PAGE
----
Cowbells clanged and air horns blew inside the Augusta-Richmond County Civic Center on Saturday as crowds celebrated the approximately 1,400 Columbia County graduates who received their high-school diplomas.
Evans High School
Evans High School's 336 graduates started the day with commencement ceremonies beginning at 9 a.m.
"I don't know what our lives will be like five or 10 years from now," said 2006 Evans High Class President Paige Michelle Hamilton. "But I do know that right now, this is our time and I am excited."
Valedictorian Jane Chong Yoon reminded her classmates that they spent about 5,400 hours of their lives roaming the hallways of Evans High seeking out their next class.
In that time, she said, it was the teachers and friends who made lasting impressions and she doubts anyone will even remember their grades or test scores.
"We might ... remember a pep rally that wasn't cut short due to 'unacceptable behavior,'" Yoon quipped.
Graduate Anne Marie Reimsnider echoed Yoon's comments after the service.
"I'm happy to move on, but I'm also sad to leave everybody," she said.
Harlem High School
Many of Harlem High's 185 seniors repeated the rhythm of clapping and then pausing over and over Saturday as they psyched themselves up for their commencement ceremonies at 11:30 a.m.
Unlike Evans speakers, Harlem salutatorian Jessica Price focused less on the past and more on the future in her address to her classmates.
"Success is the feeling you get when you can sit back and say, 'I did that,'" she said. "Now we must go and show the world we can make a difference."
Still, graduate Brooke LeDoux, one-half of five sets of twins getting diplomas at Harlem's graduation, couldn't help but focus on the past a little.
"It's sad," she said. "There are so many people I'm going to miss."
Greenbrier High School
The 2 p.m. ceremony for Greenbrier High might have been a little sweeter for Jessica Beeson than for the rest of the 387 graduating seniors.
Beeson, from Appling, turned 19 Saturday.
"I get the coolest thing ever for my birthday. I get my high school diploma," she said.
The day itself, however, was bittersweet for Beeson, because two of her closest friends were moving on to join the Navy and go to college, the future Augusta Technical College student said.
Kandice Harris, 18, who will be moving on to Georgia Tech on June 19 to begin her biology degree, reflected on graduation day finally arriving.
"At first, it didn't seem real," she said. "But now that graduation has taken place, it solidifies that we're moving on to a new phase in life."
In her speech before a packed civic center, Greenbrier High salutatorian Nicole Lamb, summed up the sentiments of many of her peers who spoke of missing the familiarity of home and their parents.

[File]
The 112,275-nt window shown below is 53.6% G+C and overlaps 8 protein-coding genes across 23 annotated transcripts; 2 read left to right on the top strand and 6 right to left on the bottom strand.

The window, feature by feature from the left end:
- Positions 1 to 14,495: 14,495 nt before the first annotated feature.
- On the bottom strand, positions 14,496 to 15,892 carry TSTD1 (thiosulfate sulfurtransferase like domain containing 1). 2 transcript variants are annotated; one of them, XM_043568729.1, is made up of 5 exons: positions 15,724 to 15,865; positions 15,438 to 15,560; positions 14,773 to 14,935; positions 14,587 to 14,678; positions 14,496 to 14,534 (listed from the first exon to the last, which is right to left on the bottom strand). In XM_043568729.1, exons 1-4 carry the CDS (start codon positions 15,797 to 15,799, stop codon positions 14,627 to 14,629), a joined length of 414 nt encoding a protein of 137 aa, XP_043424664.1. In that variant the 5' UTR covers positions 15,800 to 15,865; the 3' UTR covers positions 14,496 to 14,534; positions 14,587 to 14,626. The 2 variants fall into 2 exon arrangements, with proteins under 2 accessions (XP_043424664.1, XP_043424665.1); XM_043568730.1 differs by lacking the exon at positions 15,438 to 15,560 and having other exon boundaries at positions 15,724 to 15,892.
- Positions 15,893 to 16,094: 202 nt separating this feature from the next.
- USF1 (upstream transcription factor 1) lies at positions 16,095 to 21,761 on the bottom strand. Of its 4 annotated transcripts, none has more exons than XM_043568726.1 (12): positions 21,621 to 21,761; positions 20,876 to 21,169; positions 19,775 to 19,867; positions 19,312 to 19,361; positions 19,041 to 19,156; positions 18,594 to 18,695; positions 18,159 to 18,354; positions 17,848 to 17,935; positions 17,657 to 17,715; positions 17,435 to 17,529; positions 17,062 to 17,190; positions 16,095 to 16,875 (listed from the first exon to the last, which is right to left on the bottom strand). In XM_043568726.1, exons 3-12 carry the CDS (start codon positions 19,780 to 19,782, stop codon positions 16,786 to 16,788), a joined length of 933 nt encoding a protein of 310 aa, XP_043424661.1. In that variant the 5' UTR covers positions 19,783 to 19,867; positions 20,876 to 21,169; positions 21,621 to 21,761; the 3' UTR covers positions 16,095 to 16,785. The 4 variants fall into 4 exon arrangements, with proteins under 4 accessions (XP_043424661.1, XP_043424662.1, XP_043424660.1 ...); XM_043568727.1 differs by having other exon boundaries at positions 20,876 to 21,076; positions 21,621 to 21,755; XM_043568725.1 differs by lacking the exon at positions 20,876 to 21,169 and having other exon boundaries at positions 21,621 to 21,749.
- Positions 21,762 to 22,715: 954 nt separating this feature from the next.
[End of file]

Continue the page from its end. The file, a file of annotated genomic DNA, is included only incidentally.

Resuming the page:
"Even though we talk excitedly about getting out from under their (our parents) thumbs, we'll miss them secretly," she said.
The honorees receiving the two loudest ovations of the 388 graduates were Shadrick Marquiee Harris and Reginald Anthony Rice, III.
As they walked across the stage, shaking the hands of and embracing school administrators, each gave the crowd a brief celebratory dance before taking their diplomas from Superintendent Tommy Price.
Rice, 18, of Grovetown, a former standout Greenbrier High football player, pleaded guilty in juvenile court March 6 to felony statutory rape as part of a negotiated plea agreement and was sentenced to 24 months on probation, was mandated to attend sex education courses and perform 56 hours of community service.
Harris, also 18, from Appling, admitted March 6 to misdemeanor sexual battery as part of the negotiated plea agreement in juvenile court and was sentenced to 12 months' probation plus 48 hours community service and a sex education course.
The charges stemmed from a Sept. 17-18 incident with two 14-year-old girls, a 15-year-old girl and a 16-year-old boy in a "barnlike structure" behind the home of one of the teens. All three girls were charged with fornication, and a 16-year-old boy was charged with having sex with one of the girls.
Lakeside High School
Last, but not least, at 4:30 p.m., Lakeside High's 317 seniors entered the civic center as students and departed 90 minutes later as alumni.
Principal Jeff Carney took a moment to recognize one special member of the 2006 graduating class.
James Francis Munaco, a Louisiana native and Hurricane Katrina evacuee, crossed the stage to a standing ovation. Carney said Munaco, who was at the school for only half a year, received a Georgia high school diploma after completing the state mandated graduation exams in math, science, language arts, social studies and writing.
Class salutatorian Danielle Yee Chang told her peers that memories fade, to write down the thoughts that are so important in that moment, or else the things that make us "cry, laugh, cheer and smile will be lost to the forgotten pages of time."
Valedictorian Joy Zhang told her classmates to seek happiness in life.
"Happiness is a huge motivating factor for everything we do," she said. "It seems like happiness is contagious and I hope all of you catch it."
Ravi Jha, who plans on attending the Georgia Institute of Technology in the fall, said he was excited to be moving on to the next chapter in his life though his thoughts were still clinging to his days in high school.
"It's hard to believe high school is over now," he said.
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